To say that the COVID-19 pandemic has had a profound impact on all financial markets is an understatement. And in many regards. We are just beginning to understand what the long-term implications of the pandemic will be.
Early 2020 offered an excellent opportunity to enter a market that had been growing steadily for many venture-backed companies, and it showed no sign of slowing down. But in the matter of a few weeks, many of these companies had to shift gears quickly. Rather than seeking growth capital, they started focusing on mere survival.
The circumstances forced many companies to make quick decisions about whether to move forward with existing plans or delay them. Similarly, investors also had to make investment choices in a climate marked by uncertainty.
The United States is now over seven months into the pandemic, and there is no end in sight. Given this, we can now understand some of the most significant impacts the pandemic has had on venture financing markets.
Investors are Still Interested
In the immediate aftermath of COVID’s arrival in the US, there was a sharp decline in the number of venture capital deals. In the months between March and June 2020, there was an overall decrease in deals by 44% when compared to data from 2019. Much of the early speculation predicted that interest in venture capital investments would drop sharply during the pandemic. It was frequently compared to the recession of 2008-2009.
But it hasn’t turned out to be quite that bad. Most venture capital firms are signaling to startups that they are still quite interested in investing, and they are optimistic about the future. Many VC firms are reporting that half or more of their portfolio companies are either unaffected by COVID or benefit from it. And many savvy investors understand that downturns can often generate some of the most promising investment opportunities. Even if the economic recovery is projected to be long-lasting, VC opportunities will likely remain high.
Some speculate that seed-stage companies are in an incredibly desirable position since investment interest is high, but they are still several years from the market. Overall, while some venture-backed companies may be reluctant to move forward with raising capital right now, given the initial speculations, those haven’t panned out. By all accounts and available data, now appears to be as good a time as any to seek capital.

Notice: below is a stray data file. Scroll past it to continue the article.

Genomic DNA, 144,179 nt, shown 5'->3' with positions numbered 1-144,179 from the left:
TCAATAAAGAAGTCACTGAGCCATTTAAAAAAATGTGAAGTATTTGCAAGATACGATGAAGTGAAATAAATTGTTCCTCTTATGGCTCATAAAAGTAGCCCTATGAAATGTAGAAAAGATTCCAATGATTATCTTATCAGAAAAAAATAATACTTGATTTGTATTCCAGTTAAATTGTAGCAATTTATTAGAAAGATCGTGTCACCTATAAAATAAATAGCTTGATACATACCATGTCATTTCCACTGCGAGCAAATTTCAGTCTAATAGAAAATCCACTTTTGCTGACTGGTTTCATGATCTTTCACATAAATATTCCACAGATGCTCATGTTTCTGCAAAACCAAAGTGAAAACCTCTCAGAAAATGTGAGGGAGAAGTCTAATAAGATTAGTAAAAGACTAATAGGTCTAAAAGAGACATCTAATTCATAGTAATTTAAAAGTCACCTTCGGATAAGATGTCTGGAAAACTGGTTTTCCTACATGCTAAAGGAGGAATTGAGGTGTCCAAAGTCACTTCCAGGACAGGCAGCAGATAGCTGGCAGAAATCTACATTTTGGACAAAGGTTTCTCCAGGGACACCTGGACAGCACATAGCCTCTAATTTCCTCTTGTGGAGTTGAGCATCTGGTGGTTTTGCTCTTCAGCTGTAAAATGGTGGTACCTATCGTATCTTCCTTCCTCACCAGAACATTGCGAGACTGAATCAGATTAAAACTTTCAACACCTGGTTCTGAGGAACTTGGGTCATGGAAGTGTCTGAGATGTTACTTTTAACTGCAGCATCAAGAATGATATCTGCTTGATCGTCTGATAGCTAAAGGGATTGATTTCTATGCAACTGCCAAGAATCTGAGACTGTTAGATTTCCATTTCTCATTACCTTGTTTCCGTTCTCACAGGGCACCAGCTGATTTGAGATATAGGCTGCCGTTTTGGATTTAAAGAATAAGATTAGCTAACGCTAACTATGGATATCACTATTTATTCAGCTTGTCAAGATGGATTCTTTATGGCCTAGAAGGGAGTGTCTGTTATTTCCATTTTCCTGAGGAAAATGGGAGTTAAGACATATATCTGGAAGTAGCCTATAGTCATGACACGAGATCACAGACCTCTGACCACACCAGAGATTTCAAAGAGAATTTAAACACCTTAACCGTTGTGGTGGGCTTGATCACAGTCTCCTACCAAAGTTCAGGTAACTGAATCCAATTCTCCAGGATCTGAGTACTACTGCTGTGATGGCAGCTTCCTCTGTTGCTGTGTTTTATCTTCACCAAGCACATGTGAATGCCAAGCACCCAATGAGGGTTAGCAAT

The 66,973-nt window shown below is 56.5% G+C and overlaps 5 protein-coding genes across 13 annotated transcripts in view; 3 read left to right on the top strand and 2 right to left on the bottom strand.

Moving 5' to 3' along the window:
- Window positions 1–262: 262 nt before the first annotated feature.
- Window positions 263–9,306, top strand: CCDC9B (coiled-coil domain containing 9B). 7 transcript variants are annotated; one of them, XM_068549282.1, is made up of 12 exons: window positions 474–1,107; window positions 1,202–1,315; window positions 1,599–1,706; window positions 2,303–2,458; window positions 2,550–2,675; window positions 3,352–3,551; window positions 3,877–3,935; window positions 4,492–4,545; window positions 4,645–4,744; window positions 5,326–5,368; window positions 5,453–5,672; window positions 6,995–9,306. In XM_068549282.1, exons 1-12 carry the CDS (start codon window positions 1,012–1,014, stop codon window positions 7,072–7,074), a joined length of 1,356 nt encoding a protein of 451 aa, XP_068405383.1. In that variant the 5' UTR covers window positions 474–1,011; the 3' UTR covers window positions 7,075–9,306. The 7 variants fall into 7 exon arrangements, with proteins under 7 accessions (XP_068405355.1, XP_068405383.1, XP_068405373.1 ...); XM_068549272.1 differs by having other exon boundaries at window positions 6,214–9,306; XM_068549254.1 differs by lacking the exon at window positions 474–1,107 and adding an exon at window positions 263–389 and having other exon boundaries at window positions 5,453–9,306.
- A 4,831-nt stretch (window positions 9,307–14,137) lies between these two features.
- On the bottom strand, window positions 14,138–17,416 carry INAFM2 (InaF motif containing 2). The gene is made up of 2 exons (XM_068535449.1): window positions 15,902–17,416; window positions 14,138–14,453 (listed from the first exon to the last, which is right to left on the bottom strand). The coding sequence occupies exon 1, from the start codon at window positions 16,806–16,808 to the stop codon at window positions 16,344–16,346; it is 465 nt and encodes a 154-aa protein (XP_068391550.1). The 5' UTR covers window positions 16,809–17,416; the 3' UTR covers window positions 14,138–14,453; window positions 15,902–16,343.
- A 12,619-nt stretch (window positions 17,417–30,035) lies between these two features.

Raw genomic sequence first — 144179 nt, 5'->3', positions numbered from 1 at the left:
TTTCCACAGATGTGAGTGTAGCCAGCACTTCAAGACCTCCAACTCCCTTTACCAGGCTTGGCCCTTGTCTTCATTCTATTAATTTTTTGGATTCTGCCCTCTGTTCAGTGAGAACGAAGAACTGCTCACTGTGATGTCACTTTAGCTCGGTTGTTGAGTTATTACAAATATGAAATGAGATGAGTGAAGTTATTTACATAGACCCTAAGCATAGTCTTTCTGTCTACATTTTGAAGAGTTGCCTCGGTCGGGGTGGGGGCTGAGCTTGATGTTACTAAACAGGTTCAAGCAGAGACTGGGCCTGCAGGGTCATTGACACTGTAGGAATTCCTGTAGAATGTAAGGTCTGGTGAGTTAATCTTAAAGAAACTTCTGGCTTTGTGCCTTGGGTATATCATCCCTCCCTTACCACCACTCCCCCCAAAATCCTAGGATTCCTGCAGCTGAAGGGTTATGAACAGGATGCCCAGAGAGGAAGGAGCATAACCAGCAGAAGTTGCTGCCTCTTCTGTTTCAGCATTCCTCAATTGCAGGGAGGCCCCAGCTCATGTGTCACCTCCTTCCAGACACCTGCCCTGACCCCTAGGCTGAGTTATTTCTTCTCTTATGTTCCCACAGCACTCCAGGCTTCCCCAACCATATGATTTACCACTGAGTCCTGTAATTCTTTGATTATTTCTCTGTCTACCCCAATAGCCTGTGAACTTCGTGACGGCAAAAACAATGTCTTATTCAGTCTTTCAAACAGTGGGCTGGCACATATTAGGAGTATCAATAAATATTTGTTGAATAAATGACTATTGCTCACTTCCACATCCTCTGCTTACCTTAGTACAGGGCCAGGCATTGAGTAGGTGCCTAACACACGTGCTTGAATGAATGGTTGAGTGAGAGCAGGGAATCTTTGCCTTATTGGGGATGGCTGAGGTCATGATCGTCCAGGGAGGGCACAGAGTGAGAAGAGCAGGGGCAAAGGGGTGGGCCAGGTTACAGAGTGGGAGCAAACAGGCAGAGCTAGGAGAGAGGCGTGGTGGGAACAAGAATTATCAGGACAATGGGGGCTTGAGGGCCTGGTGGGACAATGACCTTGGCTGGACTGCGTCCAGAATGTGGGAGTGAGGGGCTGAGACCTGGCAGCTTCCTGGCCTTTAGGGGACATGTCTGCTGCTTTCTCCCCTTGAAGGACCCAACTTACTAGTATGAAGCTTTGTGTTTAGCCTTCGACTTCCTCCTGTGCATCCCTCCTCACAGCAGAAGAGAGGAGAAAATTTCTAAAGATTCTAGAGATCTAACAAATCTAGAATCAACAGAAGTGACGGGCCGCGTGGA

Investors are optimistic, but the pandemic has also inspired many startups. Many of these fledgling companies recognize that the world is changing. We are working differently, consuming differently, seeking education differently, and entertaining ourselves differently. Moreover, some of these changes will likely be permanent. And any period marked by rapid and transformation growth presents tremendous opportunities.
This tenet is especially true for tech startups. The pandemic caused a massive surge in demand for solutions that enabled remote working and contactless solutions. Innovative models for grocery and take-out meal delivery grew exponentially. In the world of venture capital, we all understand that not all startups will become unicorns. But in periods of massive transformation, some of them will be. And many companies are confident that they can present something better than the existing options to the market.
The Value of Different Variables
Many companies – even established companies – went under during the pandemic. Some simply didn’t have enough liquidity, while others could not compete, given the change in consumer demands and priorities. One thing that became obvious to all very quickly is that companies that were able to respond to market changes adapt to new needs, and re-tool their team in a short amount of time were in a far better position than those who could not.
Despite what the pandemic does or how long it remains, tomorrow’s market will still demand flexibility, agility, adaptivity, and efficiency – now more than ever. Investors will scrutinize these aspects of any startup. And more immediate concerns stemming from the pandemic itself will emerge, such as a focus on the stability of supply chains, anticipated demand, technological integration, and even workforce management practices. Startups should be prepared to answer tough questions on these variables because investors will be asking them.
Venture-Backed Companies and a Lingering Pandemic
Venture-backed companies have been mostly immune from the most severe economic impacts thus far, and interest in startups is high. But investors will continue to be discerning in what startups they choose to back. No matter what stage of growth your company may be in, it’s crucial to understand how the pandemic has shaped investor needs and priorities. This will help you to better position your company for future fund-raising.